Figuring Out What Home You Can Afford
Posted by Eric Skates on
If you're thinking about where to buy a home, one of the central pieces of information you need is how much house you can afford. We can also help you figure out what kind of home you can afford based on your prequalification application, click here to enter your information. Here are some tips to follow in order to figure it out.
Take a Preliminary Shopping Tour
Affordability in various areas can vary tremendously, depending on the neighborhood, the kind of house you want, and how far you could commute to work. Even in expensive real estate areas, for example, homes are often less expensive if you're willing to live further away from the center.
So start assessing how much you can afford versus what is available to buy. This will not be done in a day. You'll need to start preliminarily looking at available homes for sale in neighborhoods you like. Look at some online real estate sites with homes to buy. These will have prices and often have multiple pictures. Take drives around on the weekend. How much do houses in various neighborhoods cost?
Figure Out Potential Payments
Once you've got a sense of neighborhoods and their pricing, check into an online mortgage calculator to see what the monthly mortgage payment would be. Can you afford it?
It's usually considered wise to pay no more than 28% of your monthly gross income on mortgage payments. (Gross income is before taxes are taken out.) If you have other debt, such as car payments, credit cards, or other debt you pay each month, banks generally like to see no more than 36% of your gross income go for debt repayment in total, including the mortgage.
So sit down with a calculator and do the math. Could you pay a mortgage on a house you like on your current salary?
Calculate a down payment as well. Most mortgage lenders would ideally like to see a 20% down payment, although some will accept less.
Are Any Adjustments Needed?
It's not uncommon to realize you may need some adjustments once you do this preliminary shopping around and figuring what you'd need to pay.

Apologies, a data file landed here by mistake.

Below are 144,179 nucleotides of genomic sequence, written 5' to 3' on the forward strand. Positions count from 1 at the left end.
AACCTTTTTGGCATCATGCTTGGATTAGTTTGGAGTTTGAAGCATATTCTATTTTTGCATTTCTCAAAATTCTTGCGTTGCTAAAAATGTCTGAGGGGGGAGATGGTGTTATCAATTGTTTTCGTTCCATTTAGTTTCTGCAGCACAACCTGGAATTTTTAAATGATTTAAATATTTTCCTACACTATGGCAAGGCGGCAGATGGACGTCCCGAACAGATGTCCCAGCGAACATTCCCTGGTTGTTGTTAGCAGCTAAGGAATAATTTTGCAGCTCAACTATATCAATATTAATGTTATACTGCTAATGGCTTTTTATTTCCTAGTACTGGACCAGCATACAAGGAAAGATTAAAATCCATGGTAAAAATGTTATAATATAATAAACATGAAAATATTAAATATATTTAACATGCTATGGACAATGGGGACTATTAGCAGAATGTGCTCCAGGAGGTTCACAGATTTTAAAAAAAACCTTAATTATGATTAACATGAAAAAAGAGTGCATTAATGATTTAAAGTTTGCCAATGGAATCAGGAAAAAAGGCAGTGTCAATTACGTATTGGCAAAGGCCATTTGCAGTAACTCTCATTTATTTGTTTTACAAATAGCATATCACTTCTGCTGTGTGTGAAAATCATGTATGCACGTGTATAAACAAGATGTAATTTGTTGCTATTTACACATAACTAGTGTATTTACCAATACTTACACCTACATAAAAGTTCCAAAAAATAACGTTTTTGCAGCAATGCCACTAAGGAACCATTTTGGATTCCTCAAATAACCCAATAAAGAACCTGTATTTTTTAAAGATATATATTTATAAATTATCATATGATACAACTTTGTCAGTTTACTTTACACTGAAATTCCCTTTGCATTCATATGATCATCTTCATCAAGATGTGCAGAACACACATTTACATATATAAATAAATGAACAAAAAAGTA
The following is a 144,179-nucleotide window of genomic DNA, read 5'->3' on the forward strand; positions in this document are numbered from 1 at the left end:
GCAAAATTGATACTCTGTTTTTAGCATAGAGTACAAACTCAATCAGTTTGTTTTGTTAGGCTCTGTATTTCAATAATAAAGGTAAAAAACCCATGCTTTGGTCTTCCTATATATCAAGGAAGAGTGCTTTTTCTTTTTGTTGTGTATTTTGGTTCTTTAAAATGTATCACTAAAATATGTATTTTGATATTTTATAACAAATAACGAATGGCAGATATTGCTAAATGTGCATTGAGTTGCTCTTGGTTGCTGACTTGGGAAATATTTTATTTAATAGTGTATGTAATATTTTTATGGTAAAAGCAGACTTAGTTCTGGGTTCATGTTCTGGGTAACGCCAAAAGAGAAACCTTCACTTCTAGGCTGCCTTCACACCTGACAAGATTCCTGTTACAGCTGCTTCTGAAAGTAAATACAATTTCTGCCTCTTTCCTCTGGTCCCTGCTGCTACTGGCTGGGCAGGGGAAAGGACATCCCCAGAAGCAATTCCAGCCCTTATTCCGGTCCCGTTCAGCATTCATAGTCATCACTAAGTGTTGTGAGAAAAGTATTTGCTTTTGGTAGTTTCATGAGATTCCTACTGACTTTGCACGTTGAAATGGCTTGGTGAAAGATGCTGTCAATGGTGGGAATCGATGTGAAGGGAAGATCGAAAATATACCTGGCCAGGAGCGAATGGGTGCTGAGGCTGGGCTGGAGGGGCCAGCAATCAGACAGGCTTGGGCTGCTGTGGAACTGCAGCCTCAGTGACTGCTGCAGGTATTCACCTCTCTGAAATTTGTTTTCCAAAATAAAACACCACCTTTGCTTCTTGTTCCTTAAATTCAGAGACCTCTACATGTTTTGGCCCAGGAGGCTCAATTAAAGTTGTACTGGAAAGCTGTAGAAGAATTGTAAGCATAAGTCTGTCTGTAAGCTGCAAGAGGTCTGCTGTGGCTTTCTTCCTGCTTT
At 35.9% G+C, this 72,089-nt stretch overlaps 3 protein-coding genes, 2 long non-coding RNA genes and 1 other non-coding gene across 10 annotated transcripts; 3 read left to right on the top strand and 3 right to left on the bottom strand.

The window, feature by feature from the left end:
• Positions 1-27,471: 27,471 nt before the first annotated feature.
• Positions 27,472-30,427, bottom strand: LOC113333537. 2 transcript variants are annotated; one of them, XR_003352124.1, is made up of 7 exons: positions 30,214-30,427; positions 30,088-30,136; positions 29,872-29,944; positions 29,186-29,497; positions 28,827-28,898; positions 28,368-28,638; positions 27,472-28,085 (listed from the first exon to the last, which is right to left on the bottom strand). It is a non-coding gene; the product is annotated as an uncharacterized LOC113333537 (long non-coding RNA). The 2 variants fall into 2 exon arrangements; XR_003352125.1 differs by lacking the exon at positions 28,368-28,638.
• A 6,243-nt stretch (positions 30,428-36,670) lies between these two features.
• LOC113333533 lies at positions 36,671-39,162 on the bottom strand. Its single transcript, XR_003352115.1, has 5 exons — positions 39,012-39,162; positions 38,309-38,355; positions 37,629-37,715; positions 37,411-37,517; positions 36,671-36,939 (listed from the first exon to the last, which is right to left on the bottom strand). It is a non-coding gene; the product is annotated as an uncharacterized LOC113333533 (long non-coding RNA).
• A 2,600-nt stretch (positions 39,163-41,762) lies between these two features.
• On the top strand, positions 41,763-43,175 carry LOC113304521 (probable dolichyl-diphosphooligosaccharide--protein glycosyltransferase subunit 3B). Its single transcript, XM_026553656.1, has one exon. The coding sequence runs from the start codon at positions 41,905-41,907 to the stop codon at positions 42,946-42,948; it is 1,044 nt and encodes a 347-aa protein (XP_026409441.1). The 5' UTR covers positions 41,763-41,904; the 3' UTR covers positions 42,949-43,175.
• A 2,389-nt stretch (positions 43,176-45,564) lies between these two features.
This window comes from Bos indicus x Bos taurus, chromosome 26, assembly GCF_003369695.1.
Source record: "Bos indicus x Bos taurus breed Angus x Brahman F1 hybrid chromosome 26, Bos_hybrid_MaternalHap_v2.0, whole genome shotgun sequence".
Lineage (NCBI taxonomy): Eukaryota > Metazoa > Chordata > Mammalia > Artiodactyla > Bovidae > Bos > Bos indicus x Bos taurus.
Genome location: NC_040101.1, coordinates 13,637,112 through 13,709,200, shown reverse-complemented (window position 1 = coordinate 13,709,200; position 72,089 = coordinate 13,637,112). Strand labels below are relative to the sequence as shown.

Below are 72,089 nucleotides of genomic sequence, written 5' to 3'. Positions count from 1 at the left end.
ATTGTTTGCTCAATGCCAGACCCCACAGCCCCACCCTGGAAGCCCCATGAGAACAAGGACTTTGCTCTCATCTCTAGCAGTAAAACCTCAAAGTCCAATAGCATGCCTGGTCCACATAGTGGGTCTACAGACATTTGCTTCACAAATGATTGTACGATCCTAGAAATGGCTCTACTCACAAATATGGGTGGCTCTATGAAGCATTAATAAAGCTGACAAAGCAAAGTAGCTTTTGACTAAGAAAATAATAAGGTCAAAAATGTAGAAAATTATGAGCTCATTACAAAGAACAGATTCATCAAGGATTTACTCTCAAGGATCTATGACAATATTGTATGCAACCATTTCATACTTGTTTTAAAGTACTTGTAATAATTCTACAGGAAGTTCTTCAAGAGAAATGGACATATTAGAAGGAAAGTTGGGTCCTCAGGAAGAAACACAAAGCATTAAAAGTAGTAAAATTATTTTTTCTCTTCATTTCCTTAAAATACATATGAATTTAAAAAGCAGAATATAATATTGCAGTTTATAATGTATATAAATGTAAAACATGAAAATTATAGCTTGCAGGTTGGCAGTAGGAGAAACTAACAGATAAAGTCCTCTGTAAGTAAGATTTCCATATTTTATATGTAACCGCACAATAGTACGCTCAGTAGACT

Some people adjust the neighborhoods they want to live in. Maybe you've had your eye on a historic district, and realize you just can't swing that. But there are usually up-and-coming neighborhoods that might be less expensive. Homes further out in the suburbs or country may be less expensive. Less square footage or fewer amenities also bring down the price.
Others start looking for a job that would boost their salary. If there's a disparity between what you want and what you can afford, you will need to adjust your wants and your available funds until you find the sweet spot of what you can afford.
Can You Get a Mortgage?
It's a very good idea to get your own credit report when you start to think about whether you could buy a house. Mortgage lenders will not approve a mortgage for someone whose credit is poor, and many will not approve it if your credit rating is average. They want to see excellent to good credit.
If your credit score has taken hits in the past, there's no need to despair. Credit scores can be raised! You'll need to pay your bills on time and clean up any overdue bills. But a plan of action should be able to get your score high enough to obtain a mortgage.
Once your score is good to excellent and you have your financial information, it's an excellent idea to apply for preapproval of a mortgage. That way, you can put a bid on a home and not have to fear being turned down for a mortgage at the last minute.
Be aware that your own personal calculations about what you can afford won't be enough for the bank. They will assess your credit report and want a detailed look at your finances, including pay stubs and several years' worth of tax returns.
Once you are preapproved, talk to a trusted real estate agent. They can help you find the house of your dreams. We're here to help your homeownership dreams come true, click here to get started or call us at (877) 255-3554
Thinking about home buying? We can help.